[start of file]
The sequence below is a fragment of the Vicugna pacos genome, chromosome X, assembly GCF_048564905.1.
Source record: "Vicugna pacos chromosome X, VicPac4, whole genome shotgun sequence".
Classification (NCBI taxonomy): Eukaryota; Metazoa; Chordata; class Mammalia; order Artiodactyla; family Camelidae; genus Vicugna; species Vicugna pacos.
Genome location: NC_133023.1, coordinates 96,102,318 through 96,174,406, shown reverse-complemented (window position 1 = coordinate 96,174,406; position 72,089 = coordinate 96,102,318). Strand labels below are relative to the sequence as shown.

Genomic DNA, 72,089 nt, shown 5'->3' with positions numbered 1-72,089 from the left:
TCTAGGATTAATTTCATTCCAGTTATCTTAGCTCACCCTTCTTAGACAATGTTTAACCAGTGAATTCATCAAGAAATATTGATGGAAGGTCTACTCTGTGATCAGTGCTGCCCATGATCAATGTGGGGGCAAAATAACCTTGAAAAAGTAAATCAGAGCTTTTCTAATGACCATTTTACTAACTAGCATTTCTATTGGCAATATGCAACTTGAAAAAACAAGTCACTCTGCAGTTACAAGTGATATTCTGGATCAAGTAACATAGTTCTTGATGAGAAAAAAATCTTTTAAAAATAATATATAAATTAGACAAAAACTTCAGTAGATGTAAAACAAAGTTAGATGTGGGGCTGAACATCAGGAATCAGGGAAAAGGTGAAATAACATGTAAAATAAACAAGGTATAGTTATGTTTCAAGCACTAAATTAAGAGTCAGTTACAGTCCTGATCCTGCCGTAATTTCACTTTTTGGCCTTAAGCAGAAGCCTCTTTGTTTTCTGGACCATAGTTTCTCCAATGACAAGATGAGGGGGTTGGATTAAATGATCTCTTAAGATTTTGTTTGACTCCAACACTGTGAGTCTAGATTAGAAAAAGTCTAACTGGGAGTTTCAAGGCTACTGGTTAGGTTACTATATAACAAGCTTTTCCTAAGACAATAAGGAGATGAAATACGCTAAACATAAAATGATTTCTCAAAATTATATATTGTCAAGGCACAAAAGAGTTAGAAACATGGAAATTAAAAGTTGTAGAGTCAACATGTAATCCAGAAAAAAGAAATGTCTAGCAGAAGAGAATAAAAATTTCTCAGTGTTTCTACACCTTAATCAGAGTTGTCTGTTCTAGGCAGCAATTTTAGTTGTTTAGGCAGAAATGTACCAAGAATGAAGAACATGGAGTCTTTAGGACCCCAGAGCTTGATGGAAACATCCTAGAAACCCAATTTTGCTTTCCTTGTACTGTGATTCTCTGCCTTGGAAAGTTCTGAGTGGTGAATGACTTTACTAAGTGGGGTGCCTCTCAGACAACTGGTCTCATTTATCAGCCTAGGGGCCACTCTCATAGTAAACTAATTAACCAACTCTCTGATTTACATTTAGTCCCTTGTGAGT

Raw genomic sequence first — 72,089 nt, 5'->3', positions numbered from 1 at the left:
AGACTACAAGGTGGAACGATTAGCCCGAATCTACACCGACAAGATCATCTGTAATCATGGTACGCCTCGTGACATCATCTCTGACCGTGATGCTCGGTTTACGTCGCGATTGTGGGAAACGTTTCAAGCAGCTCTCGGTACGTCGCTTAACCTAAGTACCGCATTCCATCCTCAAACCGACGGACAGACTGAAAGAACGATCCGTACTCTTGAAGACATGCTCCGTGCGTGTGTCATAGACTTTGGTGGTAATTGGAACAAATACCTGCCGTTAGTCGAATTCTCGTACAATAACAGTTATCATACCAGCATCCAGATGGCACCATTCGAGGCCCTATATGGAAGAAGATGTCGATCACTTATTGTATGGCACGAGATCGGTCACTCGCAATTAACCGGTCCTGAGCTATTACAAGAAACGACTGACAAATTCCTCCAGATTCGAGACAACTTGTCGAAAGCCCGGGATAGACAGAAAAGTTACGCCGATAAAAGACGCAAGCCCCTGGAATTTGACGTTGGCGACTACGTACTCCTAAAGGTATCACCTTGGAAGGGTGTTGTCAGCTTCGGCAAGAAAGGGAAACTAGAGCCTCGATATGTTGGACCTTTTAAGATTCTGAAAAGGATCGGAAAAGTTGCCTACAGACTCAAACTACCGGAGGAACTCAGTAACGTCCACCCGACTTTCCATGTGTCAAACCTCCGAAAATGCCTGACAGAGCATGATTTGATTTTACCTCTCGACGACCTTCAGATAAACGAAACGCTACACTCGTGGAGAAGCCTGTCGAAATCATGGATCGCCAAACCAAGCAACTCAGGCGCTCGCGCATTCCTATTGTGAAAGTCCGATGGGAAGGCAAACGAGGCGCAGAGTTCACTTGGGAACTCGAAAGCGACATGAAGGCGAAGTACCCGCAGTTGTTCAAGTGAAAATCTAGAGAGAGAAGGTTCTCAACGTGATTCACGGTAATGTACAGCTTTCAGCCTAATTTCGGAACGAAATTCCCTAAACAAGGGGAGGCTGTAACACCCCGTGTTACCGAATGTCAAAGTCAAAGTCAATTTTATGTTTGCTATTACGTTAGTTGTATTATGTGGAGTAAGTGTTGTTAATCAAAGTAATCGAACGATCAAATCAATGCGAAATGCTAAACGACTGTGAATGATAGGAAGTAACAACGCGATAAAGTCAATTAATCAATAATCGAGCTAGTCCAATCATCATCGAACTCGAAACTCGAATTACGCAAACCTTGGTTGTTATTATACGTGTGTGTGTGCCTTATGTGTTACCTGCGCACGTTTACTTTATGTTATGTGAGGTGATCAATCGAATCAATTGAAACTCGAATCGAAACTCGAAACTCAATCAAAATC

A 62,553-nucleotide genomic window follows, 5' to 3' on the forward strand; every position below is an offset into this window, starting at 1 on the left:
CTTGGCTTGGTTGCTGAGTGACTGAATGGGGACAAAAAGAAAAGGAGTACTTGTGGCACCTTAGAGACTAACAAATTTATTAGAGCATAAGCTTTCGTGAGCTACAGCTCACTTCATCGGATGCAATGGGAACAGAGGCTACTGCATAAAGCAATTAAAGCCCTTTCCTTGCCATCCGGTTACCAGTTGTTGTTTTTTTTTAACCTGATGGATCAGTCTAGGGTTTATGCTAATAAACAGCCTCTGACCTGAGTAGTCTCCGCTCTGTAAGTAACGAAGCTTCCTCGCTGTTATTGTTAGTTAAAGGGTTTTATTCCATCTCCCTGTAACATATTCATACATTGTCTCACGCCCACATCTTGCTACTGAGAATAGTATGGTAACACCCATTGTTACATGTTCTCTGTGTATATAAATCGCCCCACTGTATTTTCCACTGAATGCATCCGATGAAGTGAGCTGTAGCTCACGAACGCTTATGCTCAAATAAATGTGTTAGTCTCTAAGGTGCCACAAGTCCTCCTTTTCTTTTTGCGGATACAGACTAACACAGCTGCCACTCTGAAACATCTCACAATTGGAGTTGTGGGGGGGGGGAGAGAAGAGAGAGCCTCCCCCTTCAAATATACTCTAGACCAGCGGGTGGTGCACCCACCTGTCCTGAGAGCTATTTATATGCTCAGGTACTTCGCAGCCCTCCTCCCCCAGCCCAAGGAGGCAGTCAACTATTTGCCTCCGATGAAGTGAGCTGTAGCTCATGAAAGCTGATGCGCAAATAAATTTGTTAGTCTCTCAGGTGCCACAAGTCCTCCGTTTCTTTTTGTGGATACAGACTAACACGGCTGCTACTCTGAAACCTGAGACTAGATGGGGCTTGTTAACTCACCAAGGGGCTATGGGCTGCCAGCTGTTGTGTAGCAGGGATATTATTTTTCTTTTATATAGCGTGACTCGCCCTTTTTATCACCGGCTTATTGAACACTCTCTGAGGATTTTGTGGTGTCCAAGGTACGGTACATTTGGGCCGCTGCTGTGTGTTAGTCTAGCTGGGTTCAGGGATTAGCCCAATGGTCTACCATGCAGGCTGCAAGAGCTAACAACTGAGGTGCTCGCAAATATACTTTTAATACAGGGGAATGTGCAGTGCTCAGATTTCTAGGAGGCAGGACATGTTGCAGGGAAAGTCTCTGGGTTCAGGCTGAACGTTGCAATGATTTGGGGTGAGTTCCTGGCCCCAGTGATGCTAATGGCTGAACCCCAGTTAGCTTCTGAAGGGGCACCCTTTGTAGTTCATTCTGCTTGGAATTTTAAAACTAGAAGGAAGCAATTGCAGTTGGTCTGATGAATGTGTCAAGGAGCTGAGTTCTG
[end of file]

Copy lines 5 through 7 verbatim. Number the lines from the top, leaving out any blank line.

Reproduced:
Genomic DNA, 72,089 nt, shown 5'->3' with positions numbered 1-72,089 from the left:
TCTAGGATTAATTTCATTCCAGTTATCTTAGCTCACCCTTCTTAGACAATGTTTAACCAGTGAATTCATCAAGAAATATTGATGGAAGGTCTACTCTGTGATCAGTGCTGCCCATGATCAATGTGGGGGCAAAATAACCTTGAAAAAGTAAATCAGAGCTTTTCTAATGACCATTTTACTAACTAGCATTTCTATTGGCAATATGCAACTTGAAAAAACAAGTCACTCTGCAGTTACAAGTGATATTCTGGATCAAGTAACATAGTTCTTGATGAGAAAAAAATCTTTTAAAAATAATATATAAATTAGACAAAAACTTCAGTAGATGTAAAACAAAGTTAGATGTGGGGCTGAACATCAGGAATCAGGGAAAAGGTGAAATAACATGTAAAATAAACAAGGTATAGTTATGTTTCAAGCACTAAATTAAGAGTCAGTTACAGTCCTGATCCTGCCGTAATTTCACTTTTTGGCCTTAAGCAGAAGCCTCTTTGTTTTCTGGACCATAGTTTCTCCAATGACAAGATGAGGGGGTTGGATTAAATGATCTCTTAAGATTTTGTTTGACTCCAACACTGTGAGTCTAGATTAGAAAAAGTCTAACTGGGAGTTTCAAGGCTACTGGTTAGGTTACTATATAACAAGCTTTTCCTAAGACAATAAGGAGATGAAATACGCTAAACATAAAATGATTTCTCAAAATTATATATTGTCAAGGCACAAAAGAGTTAGAAACATGGAAATTAAAAGTTGTAGAGTCAACATGTAATCCAGAAAAAAGAAATGTCTAGCAGAAGAGAATAAAAATTTCTCAGTGTTTCTACACCTTAATCAGAGTTGTCTGTTCTAGGCAGCAATTTTAGTTGTTTAGGCAGAAATGTACCAAGAATGAAGAACATGGAGTCTTTAGGACCCCAGAGCTTGATGGAAACATCCTAGAAACCCAATTTTGCTTTCCTTGTACTGTGATTCTCTGCCTTGGAAAGTTCTGAGTGGTGAATGACTTTACTAAGTGGGGTGCCTCTCAGACAACTGGTCTCATTTATCAGCCTAGGGGCCACTCTCATAGTAAACTAATTAACCAACTCTCTGATTTACATTTAGTCCCTTGTGAGT

Raw genomic sequence first — 72,089 nt, 5'->3', positions numbered from 1 at the left: